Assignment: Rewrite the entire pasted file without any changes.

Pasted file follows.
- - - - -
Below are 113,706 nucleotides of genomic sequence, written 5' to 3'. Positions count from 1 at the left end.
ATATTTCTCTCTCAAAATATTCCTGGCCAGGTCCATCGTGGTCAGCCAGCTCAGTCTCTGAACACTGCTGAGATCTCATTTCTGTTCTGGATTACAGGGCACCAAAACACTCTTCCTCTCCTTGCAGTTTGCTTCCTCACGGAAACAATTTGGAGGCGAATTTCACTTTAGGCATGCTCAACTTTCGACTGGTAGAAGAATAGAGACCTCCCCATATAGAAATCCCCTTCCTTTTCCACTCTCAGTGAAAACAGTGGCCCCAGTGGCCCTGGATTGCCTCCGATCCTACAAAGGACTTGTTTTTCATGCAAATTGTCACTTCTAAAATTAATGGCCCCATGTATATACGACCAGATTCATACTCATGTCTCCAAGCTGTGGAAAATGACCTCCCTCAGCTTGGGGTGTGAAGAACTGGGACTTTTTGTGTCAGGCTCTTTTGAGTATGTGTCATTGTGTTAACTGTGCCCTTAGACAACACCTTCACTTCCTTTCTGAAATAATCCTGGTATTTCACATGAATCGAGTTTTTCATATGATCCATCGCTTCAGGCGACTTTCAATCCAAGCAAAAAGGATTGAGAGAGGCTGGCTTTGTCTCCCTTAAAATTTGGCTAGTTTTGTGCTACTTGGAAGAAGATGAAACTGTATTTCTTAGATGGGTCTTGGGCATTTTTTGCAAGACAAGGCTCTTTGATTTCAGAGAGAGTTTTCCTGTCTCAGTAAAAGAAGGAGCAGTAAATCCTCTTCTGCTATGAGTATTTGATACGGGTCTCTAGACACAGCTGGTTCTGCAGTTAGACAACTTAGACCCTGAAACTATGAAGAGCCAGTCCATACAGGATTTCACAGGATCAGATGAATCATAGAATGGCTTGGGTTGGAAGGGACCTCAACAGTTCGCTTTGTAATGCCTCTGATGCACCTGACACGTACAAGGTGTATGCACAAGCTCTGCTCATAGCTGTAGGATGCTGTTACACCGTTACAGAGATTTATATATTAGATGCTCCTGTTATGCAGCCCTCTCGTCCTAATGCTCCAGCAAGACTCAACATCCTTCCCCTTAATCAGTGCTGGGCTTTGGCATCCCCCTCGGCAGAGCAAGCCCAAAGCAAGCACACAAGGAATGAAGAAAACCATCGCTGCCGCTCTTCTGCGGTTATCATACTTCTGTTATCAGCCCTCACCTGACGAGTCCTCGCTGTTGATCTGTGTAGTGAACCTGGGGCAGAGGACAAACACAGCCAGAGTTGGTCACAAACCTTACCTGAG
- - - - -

Below are 113,706 nucleotides of genomic sequence, written 5' to 3'. Positions count from 1 at the left end.
ATATTTCTCTCTCAAAATATTCCTGGCCAGGTCCATCGTGGTCAGCCAGCTCAGTCTCTGAACACTGCTGAGATCTCATTTCTGTTCTGGATTACAGGGCACCAAAACACTCTTCCTCTCCTTGCAGTTTGCTTCCTCACGGAAACAATTTGGAGGCGAATTTCACTTTAGGCATGCTCAACTTTCGACTGGTAGAAGAATAGAGACCTCCCCATATAGAAATCCCCTTCCTTTTCCACTCTCAGTGAAAACAGTGGCCCCAGTGGCCCTGGATTGCCTCCGATCCTACAAAGGACTTGTTTTTCATGCAAATTGTCACTTCTAAAATTAATGGCCCCATGTATATACGACCAGATTCATACTCATGTCTCCAAGCTGTGGAAAATGACCTCCCTCAGCTTGGGGTGTGAAGAACTGGGACTTTTTGTGTCAGGCTCTTTTGAGTATGTGTCATTGTGTTAACTGTGCCCTTAGACAACACCTTCACTTCCTTTCTGAAATAATCCTGGTATTTCACATGAATCGAGTTTTTCATATGATCCATCGCTTCAGGCGACTTTCAATCCAAGCAAAAAGGATTGAGAGAGGCTGGCTTTGTCTCCCTTAAAATTTGGCTAGTTTTGTGCTACTTGGAAGAAGATGAAACTGTATTTCTTAGATGGGTCTTGGGCATTTTTTGCAAGACAAGGCTCTTTGATTTCAGAGAGAGTTTTCCTGTCTCAGTAAAAGAAGGAGCAGTAAATCCTCTTCTGCTATGAGTATTTGATACGGGTCTCTAGACACAGCTGGTTCTGCAGTTAGACAACTTAGACCCTGAAACTATGAAGAGCCAGTCCATACAGGATTTCACAGGATCAGATGAATCATAGAATGGCTTGGGTTGGAAGGGACCTCAACAGTTCGCTTTGTAATGCCTCTGATGCACCTGACACGTACAAGGTGTATGCACAAGCTCTGCTCATAGCTGTAGGATGCTGTTACACCGTTACAGAGATTTATATATTAGATGCTCCTGTTATGCAGCCCTCTCGTCCTAATGCTCCAGCAAGACTCAACATCCTTCCCCTTAATCAGTGCTGGGCTTTGGCATCCCCCTCGGCAGAGCAAGCCCAAAGCAAGCACACAAGGAATGAAGAAAACCATCGCTGCCGCTCTTCTGCGGTTATCATACTTCTGTTATCAGCCCTCACCTGACGAGTCCTCGCTGTTGATCTGTGTAGTGAACCTGGGGCAGAGGACAAACACAGCCAGAGTTGGTCACAAACCTTACCTGAG